As she greeted voters at the polls, Salerno said women were critical to her success," but added that her campaign was aimed at all voters.
"They got me here. What they’re seeing now, as well as men, is that we’ve got to have that seat."
One of her supporters, retired Dallas paralegal Audrey Monlezun, said Salerno has far more experience in government, business, and fighting for equality than Allred.
"I believe that Lillian Salerno is definitely the most experienced and qualified woman running for Congress in the State of Texas and proven fighter for those who need support and protection," she said. "We haven’t elected a woman to Congress in 22 years."
Colin Allred, democratic candidate for U.S. Congress, speaks during a small group discussion, Parkland Moves Us, on gun violence at Lovers Lane United Methodist Church in Dallas on Sunday, March 25, 2018. Marjory Stoneman Douglas High School student Justin Irwin spoke to the church members about the day of the school shooting and his friend Nicholas Dworet, who was killed. (Rose Baca/The Dallas Morning News)
But Allred, as his numbers suggests, has also done well with women voters.
"What women voters are looking for is someone who speaks to their aspirations and the issues that are important to them," Allred said.
Dallas education advocate Mita Havlick, who supports Allred, said Allred has the coalition needed to beat Sessions.
"Colin’s message is much more inclusive. It wasn’t targeted at a specific group," she said." "He’s included all the demographics in his campaign and I’ve always felt included, as a woman."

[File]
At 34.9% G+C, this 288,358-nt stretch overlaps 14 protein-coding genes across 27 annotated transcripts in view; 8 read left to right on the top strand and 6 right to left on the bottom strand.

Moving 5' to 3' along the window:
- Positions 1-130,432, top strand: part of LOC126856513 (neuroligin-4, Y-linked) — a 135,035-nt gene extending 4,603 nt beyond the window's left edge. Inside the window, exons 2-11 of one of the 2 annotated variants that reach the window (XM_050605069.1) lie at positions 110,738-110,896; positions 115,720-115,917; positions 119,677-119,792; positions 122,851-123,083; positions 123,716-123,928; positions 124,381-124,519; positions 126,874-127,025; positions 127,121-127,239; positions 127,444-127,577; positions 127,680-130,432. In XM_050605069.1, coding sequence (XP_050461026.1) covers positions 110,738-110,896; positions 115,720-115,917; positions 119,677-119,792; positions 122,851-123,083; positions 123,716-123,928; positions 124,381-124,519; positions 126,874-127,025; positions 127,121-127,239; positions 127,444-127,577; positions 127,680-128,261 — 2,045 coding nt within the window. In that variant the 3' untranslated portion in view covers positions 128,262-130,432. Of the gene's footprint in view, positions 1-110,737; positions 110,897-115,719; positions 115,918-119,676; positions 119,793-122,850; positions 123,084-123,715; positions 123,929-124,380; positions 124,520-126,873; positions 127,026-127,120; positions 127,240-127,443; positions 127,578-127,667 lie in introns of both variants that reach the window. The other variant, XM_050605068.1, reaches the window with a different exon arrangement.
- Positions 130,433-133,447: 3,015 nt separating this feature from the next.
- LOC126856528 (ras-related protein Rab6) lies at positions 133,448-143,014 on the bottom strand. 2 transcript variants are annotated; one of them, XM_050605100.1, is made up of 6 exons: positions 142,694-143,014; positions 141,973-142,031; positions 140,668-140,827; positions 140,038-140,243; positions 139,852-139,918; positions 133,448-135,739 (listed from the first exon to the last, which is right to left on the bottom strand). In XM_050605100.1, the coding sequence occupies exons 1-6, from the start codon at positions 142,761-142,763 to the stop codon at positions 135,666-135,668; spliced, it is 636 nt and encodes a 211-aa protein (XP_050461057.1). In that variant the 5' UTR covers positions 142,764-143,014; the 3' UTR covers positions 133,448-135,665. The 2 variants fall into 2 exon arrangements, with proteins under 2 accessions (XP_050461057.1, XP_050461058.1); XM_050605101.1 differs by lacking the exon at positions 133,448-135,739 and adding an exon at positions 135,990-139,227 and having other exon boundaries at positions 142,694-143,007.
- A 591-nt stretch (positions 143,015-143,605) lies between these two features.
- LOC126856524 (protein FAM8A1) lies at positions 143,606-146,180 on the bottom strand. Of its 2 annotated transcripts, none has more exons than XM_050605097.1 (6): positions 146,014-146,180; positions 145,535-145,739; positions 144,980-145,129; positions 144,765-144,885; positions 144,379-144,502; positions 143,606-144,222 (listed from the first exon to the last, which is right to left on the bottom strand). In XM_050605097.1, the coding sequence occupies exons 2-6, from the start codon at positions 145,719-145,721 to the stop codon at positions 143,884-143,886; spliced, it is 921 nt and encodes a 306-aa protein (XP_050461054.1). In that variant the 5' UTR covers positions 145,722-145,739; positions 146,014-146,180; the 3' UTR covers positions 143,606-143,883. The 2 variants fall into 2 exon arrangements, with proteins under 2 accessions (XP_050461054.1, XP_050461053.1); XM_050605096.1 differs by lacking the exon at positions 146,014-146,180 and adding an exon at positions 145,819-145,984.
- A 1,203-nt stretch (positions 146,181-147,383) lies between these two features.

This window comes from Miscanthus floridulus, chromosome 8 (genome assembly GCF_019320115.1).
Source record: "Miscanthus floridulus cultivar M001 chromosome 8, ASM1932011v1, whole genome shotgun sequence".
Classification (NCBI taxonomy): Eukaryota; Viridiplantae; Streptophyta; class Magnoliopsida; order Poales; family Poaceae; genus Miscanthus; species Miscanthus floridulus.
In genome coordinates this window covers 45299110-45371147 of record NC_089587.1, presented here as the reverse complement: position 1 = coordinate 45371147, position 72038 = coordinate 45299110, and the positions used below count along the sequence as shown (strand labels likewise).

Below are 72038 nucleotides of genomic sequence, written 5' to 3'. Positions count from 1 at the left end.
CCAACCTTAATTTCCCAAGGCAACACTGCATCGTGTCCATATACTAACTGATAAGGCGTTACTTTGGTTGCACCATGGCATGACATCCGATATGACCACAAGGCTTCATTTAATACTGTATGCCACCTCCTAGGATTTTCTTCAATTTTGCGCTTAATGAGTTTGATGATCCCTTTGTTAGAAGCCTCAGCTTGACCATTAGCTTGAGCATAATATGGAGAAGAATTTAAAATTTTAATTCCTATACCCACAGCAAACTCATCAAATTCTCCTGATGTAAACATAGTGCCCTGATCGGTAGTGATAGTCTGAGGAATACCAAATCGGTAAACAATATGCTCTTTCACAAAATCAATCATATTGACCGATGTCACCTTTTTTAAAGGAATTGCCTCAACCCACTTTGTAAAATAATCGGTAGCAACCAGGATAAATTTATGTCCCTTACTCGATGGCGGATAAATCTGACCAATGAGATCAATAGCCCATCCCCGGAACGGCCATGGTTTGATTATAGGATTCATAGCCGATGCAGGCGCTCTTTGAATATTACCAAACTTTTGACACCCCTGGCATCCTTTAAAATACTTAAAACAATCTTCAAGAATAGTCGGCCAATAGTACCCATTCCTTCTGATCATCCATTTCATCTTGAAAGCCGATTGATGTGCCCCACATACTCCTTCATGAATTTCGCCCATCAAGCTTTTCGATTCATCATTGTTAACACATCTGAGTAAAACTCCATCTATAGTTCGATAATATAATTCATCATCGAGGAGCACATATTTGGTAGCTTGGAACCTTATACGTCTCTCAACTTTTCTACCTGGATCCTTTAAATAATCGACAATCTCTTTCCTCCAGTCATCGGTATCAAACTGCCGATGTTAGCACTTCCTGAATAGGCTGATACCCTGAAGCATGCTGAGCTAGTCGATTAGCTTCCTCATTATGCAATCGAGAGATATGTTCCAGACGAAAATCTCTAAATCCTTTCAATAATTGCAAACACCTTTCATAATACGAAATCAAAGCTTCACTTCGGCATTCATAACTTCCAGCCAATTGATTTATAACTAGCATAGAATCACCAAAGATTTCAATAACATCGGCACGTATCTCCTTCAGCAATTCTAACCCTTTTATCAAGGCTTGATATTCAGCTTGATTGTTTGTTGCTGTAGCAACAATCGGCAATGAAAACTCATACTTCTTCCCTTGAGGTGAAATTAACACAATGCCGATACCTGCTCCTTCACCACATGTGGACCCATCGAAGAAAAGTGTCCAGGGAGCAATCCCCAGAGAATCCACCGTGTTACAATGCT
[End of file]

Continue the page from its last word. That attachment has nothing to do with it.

"For us the biggest thing is to beat Pete Sessions in the fall and Colin can do that," she said.
Experience a focus
In her effort to close the gap with Allred, Salerno is trying to convince voters that her experience makes her the better candidate.
She developed a small business that manufactured retractable needles. She’s a lawyer and has been a part of several high-profile campaigns, including former Houston Mayor Bill White’s campaign for governor. Salerno served as deputy undersecretary for rural development at the Department of Agriculture in Barack Obama’s presidential administration.
"The district needs somebody who is vetted and tested," Salerno said. "They don’t feel that way about Colin Allred."
Salerno said Sessions is putting together background on both candidates.
"I’m an open book," she said. "My opponent Allred is not an open book, and that’s problematic."
Allred, a former NFL linebacker, became a civil rights lawyer when his career ended. He worked on former Texas Sen. Wendy Davis’ 2014 campaign for governor. He spent five months in the Housing Department under former Secretary Julian Castro.
"Good ideas and vision just don’t come from being in Washington," Allred said. "I know what our people are facing…I have a story tell about what happens, what people can do when you give them a chance."
Allred has rallies and canvassing efforts planned this weekend featuring some of his key supporters, including Davis.
Salerno has rallies planned in Garland and Lakewood.